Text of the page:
Determining product alternatives

The purpose of this step is to determine what products shall be included in the study.

The relevant market segment delimits the products that may potentially be involved in a product substitution. This is identified in the primary steps where customer segments and niche markets are investigated. In some cases, the product or the product alternatives to be included may be given in advance, in which case they contribute to the definition of the relevant product properties.

Whether all of the possible products on a market are included in a study, depends on the goal of the study. An enterprise internal study may be performed for a very specific purpose, which gives a large degree of freedom to define what is regarded as relevant alternatives. In relation to public applications, which are typically aimed at influencing a predetermined market, the study should relate to the products that are (expected to be) available on this market. For example:

  • To determine ecolabelling criteria for a product, a study should include a representative selection of the product alternatives that can substitute each other in the relevant market segment. A more narrow selection would be perceived as unfair to the excluded alternatives and not reflecting the true potential for environmental improvement. A broader selection would be seen as suggesting irrelevant alternatives and thus also as an unfair comparison.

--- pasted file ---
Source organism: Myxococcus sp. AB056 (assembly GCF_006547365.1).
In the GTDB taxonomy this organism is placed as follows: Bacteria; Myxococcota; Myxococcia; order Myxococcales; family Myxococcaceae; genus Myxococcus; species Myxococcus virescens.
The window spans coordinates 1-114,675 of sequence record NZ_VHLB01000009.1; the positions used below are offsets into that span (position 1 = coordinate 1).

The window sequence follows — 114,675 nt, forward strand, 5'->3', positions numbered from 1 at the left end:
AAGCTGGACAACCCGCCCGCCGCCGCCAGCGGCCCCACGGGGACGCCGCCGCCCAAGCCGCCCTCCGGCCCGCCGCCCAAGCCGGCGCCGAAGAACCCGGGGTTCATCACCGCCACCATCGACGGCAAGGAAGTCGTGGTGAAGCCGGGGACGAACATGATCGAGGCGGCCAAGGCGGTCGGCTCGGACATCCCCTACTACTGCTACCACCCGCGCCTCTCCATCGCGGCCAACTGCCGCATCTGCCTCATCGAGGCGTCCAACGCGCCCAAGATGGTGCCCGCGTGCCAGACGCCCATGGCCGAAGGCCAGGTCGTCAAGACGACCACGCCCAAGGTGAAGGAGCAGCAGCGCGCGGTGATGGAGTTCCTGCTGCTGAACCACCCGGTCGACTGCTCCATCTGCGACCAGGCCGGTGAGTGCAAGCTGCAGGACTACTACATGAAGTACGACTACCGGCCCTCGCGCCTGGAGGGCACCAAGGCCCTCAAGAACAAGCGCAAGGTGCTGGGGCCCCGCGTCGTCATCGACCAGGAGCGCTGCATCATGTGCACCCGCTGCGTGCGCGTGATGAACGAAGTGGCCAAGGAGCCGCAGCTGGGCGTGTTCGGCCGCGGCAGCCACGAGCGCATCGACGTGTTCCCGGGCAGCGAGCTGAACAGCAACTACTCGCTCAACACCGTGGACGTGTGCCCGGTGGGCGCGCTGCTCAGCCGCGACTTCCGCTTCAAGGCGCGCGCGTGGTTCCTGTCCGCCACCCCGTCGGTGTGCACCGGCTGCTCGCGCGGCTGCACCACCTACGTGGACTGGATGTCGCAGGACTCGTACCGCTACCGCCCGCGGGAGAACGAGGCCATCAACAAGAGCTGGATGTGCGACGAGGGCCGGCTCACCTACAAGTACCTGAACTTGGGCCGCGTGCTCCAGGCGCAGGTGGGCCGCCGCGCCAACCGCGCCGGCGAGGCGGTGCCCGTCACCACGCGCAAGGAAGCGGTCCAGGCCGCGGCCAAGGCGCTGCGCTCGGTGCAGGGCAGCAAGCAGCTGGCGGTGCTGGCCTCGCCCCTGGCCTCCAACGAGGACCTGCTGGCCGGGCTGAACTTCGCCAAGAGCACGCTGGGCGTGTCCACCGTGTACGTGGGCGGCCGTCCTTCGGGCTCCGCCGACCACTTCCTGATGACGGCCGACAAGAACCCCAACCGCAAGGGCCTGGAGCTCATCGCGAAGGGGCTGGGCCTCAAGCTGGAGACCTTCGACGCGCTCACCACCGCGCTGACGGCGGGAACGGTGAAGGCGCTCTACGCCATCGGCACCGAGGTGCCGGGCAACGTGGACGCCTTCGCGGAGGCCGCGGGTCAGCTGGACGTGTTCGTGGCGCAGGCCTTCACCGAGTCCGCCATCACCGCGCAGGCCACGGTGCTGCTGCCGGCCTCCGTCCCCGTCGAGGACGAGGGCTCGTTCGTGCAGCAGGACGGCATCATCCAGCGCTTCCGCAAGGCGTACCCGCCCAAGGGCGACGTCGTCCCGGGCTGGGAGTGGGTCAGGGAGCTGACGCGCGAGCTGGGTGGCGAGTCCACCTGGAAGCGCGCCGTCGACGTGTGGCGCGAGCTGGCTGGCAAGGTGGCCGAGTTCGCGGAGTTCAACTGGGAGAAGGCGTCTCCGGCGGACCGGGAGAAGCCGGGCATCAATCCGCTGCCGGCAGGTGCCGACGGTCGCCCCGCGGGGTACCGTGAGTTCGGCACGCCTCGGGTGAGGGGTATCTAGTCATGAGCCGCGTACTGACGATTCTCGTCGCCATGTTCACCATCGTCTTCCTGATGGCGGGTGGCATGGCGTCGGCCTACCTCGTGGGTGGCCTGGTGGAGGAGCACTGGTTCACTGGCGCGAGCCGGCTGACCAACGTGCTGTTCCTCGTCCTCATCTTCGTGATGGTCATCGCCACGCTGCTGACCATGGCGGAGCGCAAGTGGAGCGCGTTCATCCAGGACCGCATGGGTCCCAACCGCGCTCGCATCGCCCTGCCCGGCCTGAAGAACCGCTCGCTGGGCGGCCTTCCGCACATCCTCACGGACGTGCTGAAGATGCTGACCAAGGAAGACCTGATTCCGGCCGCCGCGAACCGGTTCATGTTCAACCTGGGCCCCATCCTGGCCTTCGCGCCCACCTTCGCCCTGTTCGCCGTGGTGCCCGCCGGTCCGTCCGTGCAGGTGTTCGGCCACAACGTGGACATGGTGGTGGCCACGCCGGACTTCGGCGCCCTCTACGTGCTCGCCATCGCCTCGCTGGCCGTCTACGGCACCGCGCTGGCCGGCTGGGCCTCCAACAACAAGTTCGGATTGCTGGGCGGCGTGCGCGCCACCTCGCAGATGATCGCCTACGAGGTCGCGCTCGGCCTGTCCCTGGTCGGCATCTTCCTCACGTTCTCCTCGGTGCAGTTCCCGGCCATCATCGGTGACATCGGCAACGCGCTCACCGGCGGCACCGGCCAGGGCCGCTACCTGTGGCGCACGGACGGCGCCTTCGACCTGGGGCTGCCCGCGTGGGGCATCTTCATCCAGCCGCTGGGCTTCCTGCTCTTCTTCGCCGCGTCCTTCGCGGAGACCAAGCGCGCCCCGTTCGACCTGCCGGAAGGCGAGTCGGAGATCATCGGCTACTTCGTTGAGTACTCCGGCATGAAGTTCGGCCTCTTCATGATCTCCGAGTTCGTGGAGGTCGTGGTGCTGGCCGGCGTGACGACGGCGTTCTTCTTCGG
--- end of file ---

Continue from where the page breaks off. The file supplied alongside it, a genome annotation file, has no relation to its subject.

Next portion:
• An enterprise internal study of the same product may be limited to study different alternatives within the product range of the enterprise itself or that of its closest competition, without causing such problems. But as even enterprise internal studies should seek to reflect the actual consequences of the decision it is advisable to include all the expected product alternatives.

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How to cite this: 
Consequential-LCA (2015). Determining product alternatives. Last updated: 2015-10-27. www.consequential-lca.org.